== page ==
In today’s “Financially Savvy Female“ column, we’re talking about how to navigate your finances in a relationship — specifically, how to figure out who pays for what. This can be a touchy subject, so I’ve tapped financial experts to share how this can be done fairly to avoid any arguments or resentment down the line.
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Keep It Simple
“For couples that are starting with a simple [financial] situation, using joint accounts for all income and sharing all expenses is a great strategy to keep things simple,” said Clayton Quamme, financial planner at AP Wealth Management. “William Shakespeare said it best: ‘What’s mine is yours and what is yours is mine.'”
If you don’t want to share all expenses, consider at least sharing household expenses to make things easier.
“Revenue coming into the household would pay for the expenses, regardless of where the revenue generated,” said Molly Ward, an advisor with Equitable Advisors. “This isn’t the reality for all couples. Some will split the bills and those are paid for equally by each one.”
Make a Plan for Larger Assets
There’s no right or wrong way to share financial responsibility when it comes to paying for larger assets, but it’s certainly something that should be discussed openly and thoughtfully before any major purchase is made.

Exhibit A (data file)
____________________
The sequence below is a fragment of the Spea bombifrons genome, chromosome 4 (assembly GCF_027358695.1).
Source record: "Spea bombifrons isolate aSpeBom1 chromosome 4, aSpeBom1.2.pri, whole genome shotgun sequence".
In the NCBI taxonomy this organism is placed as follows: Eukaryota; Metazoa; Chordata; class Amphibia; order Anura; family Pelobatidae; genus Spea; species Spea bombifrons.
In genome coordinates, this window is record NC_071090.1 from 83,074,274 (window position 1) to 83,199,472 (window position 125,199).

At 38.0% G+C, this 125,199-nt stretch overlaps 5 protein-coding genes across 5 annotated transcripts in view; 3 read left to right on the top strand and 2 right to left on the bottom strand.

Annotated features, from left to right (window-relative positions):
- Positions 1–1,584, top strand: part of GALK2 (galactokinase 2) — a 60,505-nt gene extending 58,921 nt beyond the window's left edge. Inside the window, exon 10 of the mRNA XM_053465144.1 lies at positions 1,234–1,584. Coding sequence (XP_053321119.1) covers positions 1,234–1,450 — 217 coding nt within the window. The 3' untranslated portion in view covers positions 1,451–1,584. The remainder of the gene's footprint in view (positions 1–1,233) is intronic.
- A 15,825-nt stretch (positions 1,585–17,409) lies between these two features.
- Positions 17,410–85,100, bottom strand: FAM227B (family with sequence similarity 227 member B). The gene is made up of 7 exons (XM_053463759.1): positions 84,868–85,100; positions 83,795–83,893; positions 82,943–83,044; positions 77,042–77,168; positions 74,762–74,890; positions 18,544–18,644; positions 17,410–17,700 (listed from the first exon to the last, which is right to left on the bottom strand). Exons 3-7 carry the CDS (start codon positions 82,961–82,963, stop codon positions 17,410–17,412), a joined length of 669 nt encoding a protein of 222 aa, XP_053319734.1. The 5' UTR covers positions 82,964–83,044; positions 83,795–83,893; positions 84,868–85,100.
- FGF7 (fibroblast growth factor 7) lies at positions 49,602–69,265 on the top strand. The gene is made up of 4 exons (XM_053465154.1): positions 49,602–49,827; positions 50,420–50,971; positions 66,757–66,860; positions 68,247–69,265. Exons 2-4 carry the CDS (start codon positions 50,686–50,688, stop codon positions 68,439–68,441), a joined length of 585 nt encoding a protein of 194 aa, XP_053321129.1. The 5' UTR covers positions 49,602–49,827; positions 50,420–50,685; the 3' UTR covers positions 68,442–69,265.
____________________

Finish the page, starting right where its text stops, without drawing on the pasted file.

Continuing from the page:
Good To Know: Money Questions To Ask Your Partner
Find Out: The Biggest Money Mistakes Women Make in Relationships
Some questions you may want to ask yourselves include: “If you purchase a car or house, should you title the property in one or both your names? How should the loan be handled and what is the impact on both your credit scores?” Quamme said.
Consider If You Want To Keep Some Expenses Separate
Even if you create a joint budget, there will be some expenses that only apply to you or your partner. You may choose to pay these from a joint account or from an individual account. Either way, it’s important to make the other person aware of how much you are spending and set limits that make sense for you.
“It’s good to have an expense category called ‘WAM’ or ‘Walking Around Money,'” Ward said. “The individual can spend it on whatever they want (up to a certain limit).”
GOBankingRates wants to empower women to take control of their finances. According to the latest stats, women hold $72 billion in private wealth — but fewer women than men consider themselves to be in “good” or “excellent” financial shape. Women are less likely to be investing and are more likely to have debt, and women are still being paid less than men overall. Our “Financially Savvy Female” column will explore the reasons behind these inequities and provide solutions to change them. We believe financial equality begins with financial literacy, so we’re providing tools and tips for women, by women to take control of their money and help them live a richer life.
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